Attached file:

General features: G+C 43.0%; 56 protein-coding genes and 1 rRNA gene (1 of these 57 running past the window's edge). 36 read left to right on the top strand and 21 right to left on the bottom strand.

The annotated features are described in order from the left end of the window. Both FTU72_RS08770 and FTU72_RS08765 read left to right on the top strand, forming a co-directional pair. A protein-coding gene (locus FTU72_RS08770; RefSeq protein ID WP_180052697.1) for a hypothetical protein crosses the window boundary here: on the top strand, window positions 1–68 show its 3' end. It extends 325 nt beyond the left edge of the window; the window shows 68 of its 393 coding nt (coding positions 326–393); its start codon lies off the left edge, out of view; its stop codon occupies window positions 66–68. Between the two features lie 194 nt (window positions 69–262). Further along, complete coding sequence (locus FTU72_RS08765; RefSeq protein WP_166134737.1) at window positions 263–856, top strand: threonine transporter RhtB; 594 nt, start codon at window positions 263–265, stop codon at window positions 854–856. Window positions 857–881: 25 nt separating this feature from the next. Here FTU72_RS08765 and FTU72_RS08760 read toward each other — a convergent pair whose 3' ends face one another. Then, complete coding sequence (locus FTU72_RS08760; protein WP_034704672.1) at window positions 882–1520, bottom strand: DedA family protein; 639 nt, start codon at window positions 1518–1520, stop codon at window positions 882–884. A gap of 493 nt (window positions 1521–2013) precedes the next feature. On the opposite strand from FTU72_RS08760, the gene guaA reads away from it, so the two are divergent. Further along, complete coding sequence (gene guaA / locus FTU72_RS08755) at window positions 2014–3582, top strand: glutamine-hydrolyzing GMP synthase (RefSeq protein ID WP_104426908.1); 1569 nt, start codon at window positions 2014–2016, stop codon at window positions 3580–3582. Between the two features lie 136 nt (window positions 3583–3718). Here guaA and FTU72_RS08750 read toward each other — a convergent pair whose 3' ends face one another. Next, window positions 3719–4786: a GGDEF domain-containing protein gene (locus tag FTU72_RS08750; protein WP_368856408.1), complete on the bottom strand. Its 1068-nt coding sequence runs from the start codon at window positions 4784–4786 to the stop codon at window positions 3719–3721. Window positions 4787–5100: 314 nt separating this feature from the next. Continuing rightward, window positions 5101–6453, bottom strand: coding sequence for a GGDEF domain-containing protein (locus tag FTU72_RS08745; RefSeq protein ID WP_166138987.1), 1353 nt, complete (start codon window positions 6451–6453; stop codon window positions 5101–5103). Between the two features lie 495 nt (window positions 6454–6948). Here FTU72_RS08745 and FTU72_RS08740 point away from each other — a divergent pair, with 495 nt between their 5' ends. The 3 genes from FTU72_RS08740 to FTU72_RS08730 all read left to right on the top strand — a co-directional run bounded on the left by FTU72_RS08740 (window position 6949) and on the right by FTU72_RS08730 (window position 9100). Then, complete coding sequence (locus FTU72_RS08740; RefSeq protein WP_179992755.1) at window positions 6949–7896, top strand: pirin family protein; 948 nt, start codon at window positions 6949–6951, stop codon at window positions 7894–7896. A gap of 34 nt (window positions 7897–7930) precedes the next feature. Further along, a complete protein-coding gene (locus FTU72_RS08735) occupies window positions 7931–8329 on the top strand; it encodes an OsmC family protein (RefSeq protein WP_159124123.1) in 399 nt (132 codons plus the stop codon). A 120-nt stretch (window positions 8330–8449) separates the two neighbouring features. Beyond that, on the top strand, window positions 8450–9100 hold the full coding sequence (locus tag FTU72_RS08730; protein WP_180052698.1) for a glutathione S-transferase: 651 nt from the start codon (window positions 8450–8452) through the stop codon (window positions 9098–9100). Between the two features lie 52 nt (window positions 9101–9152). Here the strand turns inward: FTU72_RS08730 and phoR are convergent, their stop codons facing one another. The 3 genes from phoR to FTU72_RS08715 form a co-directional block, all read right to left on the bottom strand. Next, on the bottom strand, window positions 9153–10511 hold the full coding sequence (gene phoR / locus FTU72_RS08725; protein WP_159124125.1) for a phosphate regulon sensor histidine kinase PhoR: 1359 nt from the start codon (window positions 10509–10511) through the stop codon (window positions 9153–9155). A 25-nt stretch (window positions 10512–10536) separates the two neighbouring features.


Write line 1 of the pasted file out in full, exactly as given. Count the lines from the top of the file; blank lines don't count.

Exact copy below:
General features: G+C 43.0%; 56 protein-coding genes and 1 rRNA gene (1 of these 57 running past the window's edge). 36 read left to right on the top strand and 21 right to left on the bottom strand.